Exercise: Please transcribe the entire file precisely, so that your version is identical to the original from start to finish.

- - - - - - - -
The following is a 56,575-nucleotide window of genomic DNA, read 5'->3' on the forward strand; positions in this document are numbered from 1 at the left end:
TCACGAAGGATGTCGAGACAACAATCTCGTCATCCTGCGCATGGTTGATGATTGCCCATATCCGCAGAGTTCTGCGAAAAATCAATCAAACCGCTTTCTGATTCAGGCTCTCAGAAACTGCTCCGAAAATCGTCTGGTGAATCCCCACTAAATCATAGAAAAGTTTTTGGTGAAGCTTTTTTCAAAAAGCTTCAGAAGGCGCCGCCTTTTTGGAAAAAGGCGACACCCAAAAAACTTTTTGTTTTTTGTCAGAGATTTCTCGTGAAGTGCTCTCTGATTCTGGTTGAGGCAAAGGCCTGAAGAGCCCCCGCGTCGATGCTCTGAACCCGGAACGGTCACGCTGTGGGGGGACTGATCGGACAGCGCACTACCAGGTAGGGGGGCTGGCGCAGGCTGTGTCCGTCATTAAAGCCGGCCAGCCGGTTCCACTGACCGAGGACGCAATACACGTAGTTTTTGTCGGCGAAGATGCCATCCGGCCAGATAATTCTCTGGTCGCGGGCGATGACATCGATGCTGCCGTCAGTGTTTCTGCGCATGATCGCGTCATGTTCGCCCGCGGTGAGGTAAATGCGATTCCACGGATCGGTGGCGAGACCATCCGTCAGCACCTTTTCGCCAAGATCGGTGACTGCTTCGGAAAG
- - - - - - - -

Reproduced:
The following is a 56,575-nucleotide window of genomic DNA, read 5'->3' on the forward strand; positions in this document are numbered from 1 at the left end:
TCACGAAGGATGTCGAGACAACAATCTCGTCATCCTGCGCATGGTTGATGATTGCCCATATCCGCAGAGTTCTGCGAAAAATCAATCAAACCGCTTTCTGATTCAGGCTCTCAGAAACTGCTCCGAAAATCGTCTGGTGAATCCCCACTAAATCATAGAAAAGTTTTTGGTGAAGCTTTTTTCAAAAAGCTTCAGAAGGCGCCGCCTTTTTGGAAAAAGGCGACACCCAAAAAACTTTTTGTTTTTTGTCAGAGATTTCTCGTGAAGTGCTCTCTGATTCTGGTTGAGGCAAAGGCCTGAAGAGCCCCCGCGTCGATGCTCTGAACCCGGAACGGTCACGCTGTGGGGGGACTGATCGGACAGCGCACTACCAGGTAGGGGGGCTGGCGCAGGCTGTGTCCGTCATTAAAGCCGGCCAGCCGGTTCCACTGACCGAGGACGCAATACACGTAGTTTTTGTCGGCGAAGATGCCATCCGGCCAGATAATTCTCTGGTCGCGGGCGATGACATCGATGCTGCCGTCAGTGTTTCTGCGCATGATCGCGTCATGTTCGCCCGCGGTGAGGTAAATGCGATTCCACGGATCGGTGGCGAGACCATCCGTCAGCACCTTTTCGCCAAGATCGGTGACTGCTTCGGAAAG